You know the ones: rubbing eyes, grumpy, wanting to feed all the time… But they just won’t sleep! Just make a note of what time the baby does eventually go to sleep. Then aim to bring that bedtime forward by about 15 minutes every day. So if he’s going to sleep – finally – at 10pm, bring it forward to 9.45pm. Some days it’ll work, some days it won’t. Don’t worry about it too much – you will get there.
  3. 3. Aim to give the baby a bath just before the baby gets sleepy.
    For our babies, the bath was a real signal for bedtime. Both of our boys, once they got upstairs and were lying on the change mat, listening to the running water, would calm down instantly. Then they enjoyed their bath. During those cluster-feeding days, I could hand them over to Tim for their bath and have a break. Some parents like to do massage after the bath which is great.
  4. 4. Feed the baby after the bath.
    I love doing this feed. I turn the lights down low, and read my Kindle while I’m feeding. No other noise or distractions. I feed the baby for as long as I can (I’m breastfeeding, but with Ben I later gave a bottle at this feed). Then I get him into his sleeping bag or, in the early days, wrapped in his blanket.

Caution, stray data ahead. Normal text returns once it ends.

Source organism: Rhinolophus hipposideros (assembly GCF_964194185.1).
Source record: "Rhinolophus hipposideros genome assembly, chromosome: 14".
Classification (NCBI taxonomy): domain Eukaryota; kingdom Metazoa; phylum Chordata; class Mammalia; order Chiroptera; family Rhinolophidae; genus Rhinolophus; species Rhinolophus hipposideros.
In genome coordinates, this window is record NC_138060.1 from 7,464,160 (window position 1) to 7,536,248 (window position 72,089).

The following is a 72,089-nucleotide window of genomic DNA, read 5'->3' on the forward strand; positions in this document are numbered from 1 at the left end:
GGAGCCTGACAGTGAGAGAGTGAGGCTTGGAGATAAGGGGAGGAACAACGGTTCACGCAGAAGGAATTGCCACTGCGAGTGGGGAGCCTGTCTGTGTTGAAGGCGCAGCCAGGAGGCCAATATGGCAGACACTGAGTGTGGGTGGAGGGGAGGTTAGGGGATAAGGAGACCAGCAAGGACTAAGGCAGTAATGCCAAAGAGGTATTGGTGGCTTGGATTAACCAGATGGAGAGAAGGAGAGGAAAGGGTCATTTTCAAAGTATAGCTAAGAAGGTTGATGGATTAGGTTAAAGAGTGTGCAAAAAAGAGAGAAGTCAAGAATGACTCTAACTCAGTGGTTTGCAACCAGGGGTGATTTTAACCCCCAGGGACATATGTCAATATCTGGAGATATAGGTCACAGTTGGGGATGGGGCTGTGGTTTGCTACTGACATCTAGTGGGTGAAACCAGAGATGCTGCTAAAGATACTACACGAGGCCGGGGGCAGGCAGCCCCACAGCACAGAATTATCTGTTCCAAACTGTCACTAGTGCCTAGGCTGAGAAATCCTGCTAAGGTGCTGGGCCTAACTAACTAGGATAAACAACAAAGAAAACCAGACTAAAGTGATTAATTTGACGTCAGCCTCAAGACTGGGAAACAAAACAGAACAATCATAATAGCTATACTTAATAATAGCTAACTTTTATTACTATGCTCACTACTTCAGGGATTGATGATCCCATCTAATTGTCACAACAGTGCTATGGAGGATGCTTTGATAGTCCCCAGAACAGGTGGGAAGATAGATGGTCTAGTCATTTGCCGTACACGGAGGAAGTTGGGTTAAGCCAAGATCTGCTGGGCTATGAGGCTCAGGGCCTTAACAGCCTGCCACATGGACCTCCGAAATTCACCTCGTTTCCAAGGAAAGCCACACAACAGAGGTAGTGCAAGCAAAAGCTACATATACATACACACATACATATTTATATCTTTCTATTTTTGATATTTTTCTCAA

5. 5. Let the baby fall asleep.
    On you, in your arms. Feed him to sleep. Give him a dummy. Whatever he needs: swaddling, rocking, sound, give it to him.
    I think one of the biggest things I had to learn with Ben was that babies need a lot of help to get to sleep, but then they can quite often sleep through things that would disturb other people. In the first few months, given them all the help they need to sleep.
    Then… use your ninja parenting skills to transfer the baby into the crib. Or, if you’re me, wake the baby up numerous times by not being ninja enough. Warm the crib if you like, put the baby’s bottom down first followed by the head, and do it slowly.
  6. 6. Treat all feeds as night feeds until the morning. Your baby will wake up. Use the same principle: quiet, dark(ish) room, as little fuss as possible.
    I’ve been lucky: both my boys have mostly woken up and fed back to sleep. Some babies do fuss and are very awake. In the early days, be kind to yourself: iPlayer on, snacks and drinks to hand etc. Sleep deprivation is no fun at all.
  7. 7. Gradually bring bath time forward (but keep getting up at the same time).
    As you aim to bring the bedtime forward, bring bath time forward. I find that it takes about an hour to bath, feed and get the baby to sleep when he’s not in a cluster-feeding mode.
  8. 8. Watch nap times as the baby gets older.
    When the baby gets into a pattern, I find I need to wake him from his nap before 5pm. This will then get earlier as he or she gets older. So, at the moment, Samuel is 10 weeks old and can stay awake for about 2 hours at a time. To be honest, it’s rare for him to have a nap later in the afternoon, and the time before bed is usually his longest awake stretch of the day, but sometimes he falls asleep. That’s fine, but I try to make sure he’s awake for about 2 hours before bedtime.